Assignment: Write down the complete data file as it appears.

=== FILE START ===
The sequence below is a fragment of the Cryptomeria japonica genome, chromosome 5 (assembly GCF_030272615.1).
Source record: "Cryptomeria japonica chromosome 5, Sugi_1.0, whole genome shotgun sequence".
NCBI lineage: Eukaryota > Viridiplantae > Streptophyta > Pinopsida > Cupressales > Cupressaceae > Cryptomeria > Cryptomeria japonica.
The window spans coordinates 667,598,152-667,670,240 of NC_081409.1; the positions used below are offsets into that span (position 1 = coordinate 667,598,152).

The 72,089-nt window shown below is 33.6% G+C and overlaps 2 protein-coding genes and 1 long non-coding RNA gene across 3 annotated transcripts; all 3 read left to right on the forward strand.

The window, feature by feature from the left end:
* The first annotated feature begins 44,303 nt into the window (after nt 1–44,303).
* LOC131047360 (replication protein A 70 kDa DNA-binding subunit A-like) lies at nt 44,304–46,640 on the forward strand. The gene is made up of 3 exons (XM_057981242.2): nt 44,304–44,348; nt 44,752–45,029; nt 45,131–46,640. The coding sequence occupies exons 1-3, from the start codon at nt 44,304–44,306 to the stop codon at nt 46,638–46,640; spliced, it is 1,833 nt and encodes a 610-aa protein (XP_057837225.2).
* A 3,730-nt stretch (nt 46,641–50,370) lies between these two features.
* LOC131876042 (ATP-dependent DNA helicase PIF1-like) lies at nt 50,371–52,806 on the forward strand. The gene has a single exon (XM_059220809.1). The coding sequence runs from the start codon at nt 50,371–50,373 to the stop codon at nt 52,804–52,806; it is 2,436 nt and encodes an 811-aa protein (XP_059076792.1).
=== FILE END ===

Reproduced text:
The sequence below is a fragment of the Cryptomeria japonica genome, chromosome 5 (assembly GCF_030272615.1).
Source record: "Cryptomeria japonica chromosome 5, Sugi_1.0, whole genome shotgun sequence".
NCBI lineage: Eukaryota > Viridiplantae > Streptophyta > Pinopsida > Cupressales > Cupressaceae > Cryptomeria > Cryptomeria japonica.
The window spans coordinates 667,598,152-667,670,240 of NC_081409.1; the positions used below are offsets into that span (position 1 = coordinate 667,598,152).

The 72,089-nt window shown below is 33.6% G+C and overlaps 2 protein-coding genes and 1 long non-coding RNA gene across 3 annotated transcripts; all 3 read left to right on the forward strand.

The window, feature by feature from the left end:
* The first annotated feature begins 44,303 nt into the window (after nt 1–44,303).
* LOC131047360 (replication protein A 70 kDa DNA-binding subunit A-like) lies at nt 44,304–46,640 on the forward strand. The gene is made up of 3 exons (XM_057981242.2): nt 44,304–44,348; nt 44,752–45,029; nt 45,131–46,640. The coding sequence occupies exons 1-3, from the start codon at nt 44,304–44,306 to the stop codon at nt 46,638–46,640; spliced, it is 1,833 nt and encodes a 610-aa protein (XP_057837225.2).
* A 3,730-nt stretch (nt 46,641–50,370) lies between these two features.
* LOC131876042 (ATP-dependent DNA helicase PIF1-like) lies at nt 50,371–52,806 on the forward strand. The gene has a single exon (XM_059220809.1). The coding sequence runs from the start codon at nt 50,371–50,373 to the stop codon at nt 52,804–52,806; it is 2,436 nt and encodes an 811-aa protein (XP_059076792.1).